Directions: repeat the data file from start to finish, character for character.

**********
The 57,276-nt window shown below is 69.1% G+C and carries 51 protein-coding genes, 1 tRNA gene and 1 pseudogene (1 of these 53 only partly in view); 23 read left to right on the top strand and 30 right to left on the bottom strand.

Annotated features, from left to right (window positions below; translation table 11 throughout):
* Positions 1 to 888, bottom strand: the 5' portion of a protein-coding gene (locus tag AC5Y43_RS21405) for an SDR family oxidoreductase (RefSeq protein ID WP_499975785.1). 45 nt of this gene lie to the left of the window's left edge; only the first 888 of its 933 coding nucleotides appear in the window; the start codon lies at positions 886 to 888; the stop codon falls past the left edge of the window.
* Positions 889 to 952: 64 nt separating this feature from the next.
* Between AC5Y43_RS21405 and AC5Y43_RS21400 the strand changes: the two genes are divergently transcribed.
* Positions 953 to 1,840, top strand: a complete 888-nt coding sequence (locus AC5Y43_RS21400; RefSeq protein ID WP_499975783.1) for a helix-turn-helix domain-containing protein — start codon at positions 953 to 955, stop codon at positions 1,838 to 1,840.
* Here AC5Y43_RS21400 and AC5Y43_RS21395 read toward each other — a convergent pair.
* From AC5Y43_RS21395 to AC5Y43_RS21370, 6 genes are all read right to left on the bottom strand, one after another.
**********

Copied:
The 57,276-nt window shown below is 69.1% G+C and carries 51 protein-coding genes, 1 tRNA gene and 1 pseudogene (1 of these 53 only partly in view); 23 read left to right on the top strand and 30 right to left on the bottom strand.

Annotated features, from left to right (window positions below; translation table 11 throughout):
* Positions 1 to 888, bottom strand: the 5' portion of a protein-coding gene (locus tag AC5Y43_RS21405) for an SDR family oxidoreductase (RefSeq protein ID WP_499975785.1). 45 nt of this gene lie to the left of the window's left edge; only the first 888 of its 933 coding nucleotides appear in the window; the start codon lies at positions 886 to 888; the stop codon falls past the left edge of the window.
* Positions 889 to 952: 64 nt separating this feature from the next.
* Between AC5Y43_RS21405 and AC5Y43_RS21400 the strand changes: the two genes are divergently transcribed.
* Positions 953 to 1,840, top strand: a complete 888-nt coding sequence (locus AC5Y43_RS21400; RefSeq protein ID WP_499975783.1) for a helix-turn-helix domain-containing protein — start codon at positions 953 to 955, stop codon at positions 1,838 to 1,840.
* Here AC5Y43_RS21400 and AC5Y43_RS21395 read toward each other — a convergent pair.
* From AC5Y43_RS21395 to AC5Y43_RS21370, 6 genes are all read right to left on the bottom strand, one after another.